Friday, May 3, 2013

Day 065 - Smithboro to Pocahontas IL

When I checked the weather radar in the morning I saw that it was snowing in western portions of Missouri. I will be walking there later this month. I knew I should not have left my snow shoes behind at Tom Jackson's house.

The temps stayed in the 50's for the entire walk. There was a steady rain when I started. It was the wettest day of walking since March 12 when I walked into a Burger King across from Frederick Airport with both of my hiking boots filling up with water. That was the day I learned that my Vanguard golf umbrella was not sufficient and that the one piece of equipment I had missed during my training was rain pants.

I was warm and dry today with my hurricane jacket and rain pants. The rain gradually let up as the day progressed. By the end of the walk it had stopped. You could see to the horizon in the distance under a low overcast.

Over the past two days I have been taking note of the outside edge of the highway. There is a three inch wide white reflective paint stripe and then a few more inches of pavement. There are many places where the outside edge of the road is wearing away. The specification must be to lay down an asphalt patch if the road wears down the slightest bit inside of the white stripe. There were many places where large parts of the white stripe had worn away and the road had not been repaired. The road crew was meticulous about doing repairs if the damage had occurred the slightest bit to the center of the white stripe.

I walked past the Federal Correctional Institution in Greenville. I did not step off the pavement like I did at the Putnamville Correctional Facility in Indiana on April 22nd. I did not receive a welcome from any correctional facility officers at this prison.

A few words about lodging. My goal is to complete the 227 days of the walk without charging the Ovarian Cancer Research Fund one cent for expenses. That is why I have been graciously accepting offers to pay for food, lodging and gas during the walk.

Lodging for that many days would be a huge expense. When friends and supporters heard that my goal was to cover all expenses on my own they donated a sizable amount of money to cover lodging expenses. I am trying to do everything possible to spend as little as possible from that fund. When I finish the walk all money in the lodging fund that has not been spent will be donated to the OCRF.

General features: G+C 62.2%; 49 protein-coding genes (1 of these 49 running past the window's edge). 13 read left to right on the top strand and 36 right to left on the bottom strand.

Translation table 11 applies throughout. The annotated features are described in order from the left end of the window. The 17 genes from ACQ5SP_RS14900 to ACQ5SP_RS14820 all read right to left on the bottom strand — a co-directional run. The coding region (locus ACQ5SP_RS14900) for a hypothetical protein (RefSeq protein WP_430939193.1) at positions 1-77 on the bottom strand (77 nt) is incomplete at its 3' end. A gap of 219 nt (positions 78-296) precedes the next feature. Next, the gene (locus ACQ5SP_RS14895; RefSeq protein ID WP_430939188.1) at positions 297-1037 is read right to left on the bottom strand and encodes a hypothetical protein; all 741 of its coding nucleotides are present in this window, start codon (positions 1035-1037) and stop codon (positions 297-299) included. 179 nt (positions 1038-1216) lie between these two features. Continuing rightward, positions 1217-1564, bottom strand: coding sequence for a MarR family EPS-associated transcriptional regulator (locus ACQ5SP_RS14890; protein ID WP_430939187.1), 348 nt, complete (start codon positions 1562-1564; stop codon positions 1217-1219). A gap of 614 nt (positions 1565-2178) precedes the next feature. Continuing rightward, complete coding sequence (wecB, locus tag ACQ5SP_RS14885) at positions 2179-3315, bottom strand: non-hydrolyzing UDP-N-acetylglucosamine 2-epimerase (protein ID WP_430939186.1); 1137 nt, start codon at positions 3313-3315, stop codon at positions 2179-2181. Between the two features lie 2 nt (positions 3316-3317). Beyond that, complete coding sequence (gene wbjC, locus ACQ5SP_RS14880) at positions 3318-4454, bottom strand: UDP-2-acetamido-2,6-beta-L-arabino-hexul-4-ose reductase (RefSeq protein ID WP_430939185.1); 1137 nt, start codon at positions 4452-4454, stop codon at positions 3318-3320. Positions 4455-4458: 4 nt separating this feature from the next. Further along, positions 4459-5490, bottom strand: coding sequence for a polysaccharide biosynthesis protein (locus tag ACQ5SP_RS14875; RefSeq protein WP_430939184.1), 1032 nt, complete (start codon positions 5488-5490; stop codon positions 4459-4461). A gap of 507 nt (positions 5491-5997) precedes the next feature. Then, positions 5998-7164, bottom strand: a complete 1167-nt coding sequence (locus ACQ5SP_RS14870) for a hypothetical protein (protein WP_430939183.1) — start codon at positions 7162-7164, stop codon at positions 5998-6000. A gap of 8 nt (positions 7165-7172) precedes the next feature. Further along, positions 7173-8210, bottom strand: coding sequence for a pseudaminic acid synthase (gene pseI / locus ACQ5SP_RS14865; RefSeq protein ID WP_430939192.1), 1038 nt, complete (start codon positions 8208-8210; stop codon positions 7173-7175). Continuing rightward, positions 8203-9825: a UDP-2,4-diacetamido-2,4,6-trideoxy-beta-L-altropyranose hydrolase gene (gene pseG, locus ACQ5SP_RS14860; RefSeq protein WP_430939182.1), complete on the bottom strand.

I cannot believe I'm saying this but next Monday I will have been walking over two months, have walked into my ninth state, crossed the Mississippi River and only paid for three nights from the lodging fund spending less than $150. It has helped that two of the nights were at Holiday Inn's that gave me a much reduced corporate rate. I have turned down many more offers of lodging than I have accepted because of duplicate offers or the distance being too far.

Some people think I stay in a different spot each night. That is not the case. To avoid having to pack and move every night I have stayed multiple nights with friends and supporters where possible and driven the extra miles required. I have stayed up to 125 miles away from where I have done a days walk. I have stayed four or more nights at most locations and the locations have not necessarily been near the walking route.

Starting with this Tuesday, I do not have lodging for the eastern portion of Missouri. I do have confirmed lodging in Missouri from May 15 thru May 27 which gets me to the Kansas border. Lodging is spotty in the remainder of the states (Kansas, Colorado, Utah, Nevada and California).

Trivia answer:

The silhouette positioned on the shield of the Illinois National Road sign is a Conestoga Wagon. It was named after the "Conestoga River" or "Conestoga Township" in Lancaster County, Pennsylvania, and thought to have been introduced by Mennonite German settlers.

The Conestoga Wagon was not the mini-van of the times used to haul families rather it was the semi trailer used to haul bulk goods before railroads and canals.

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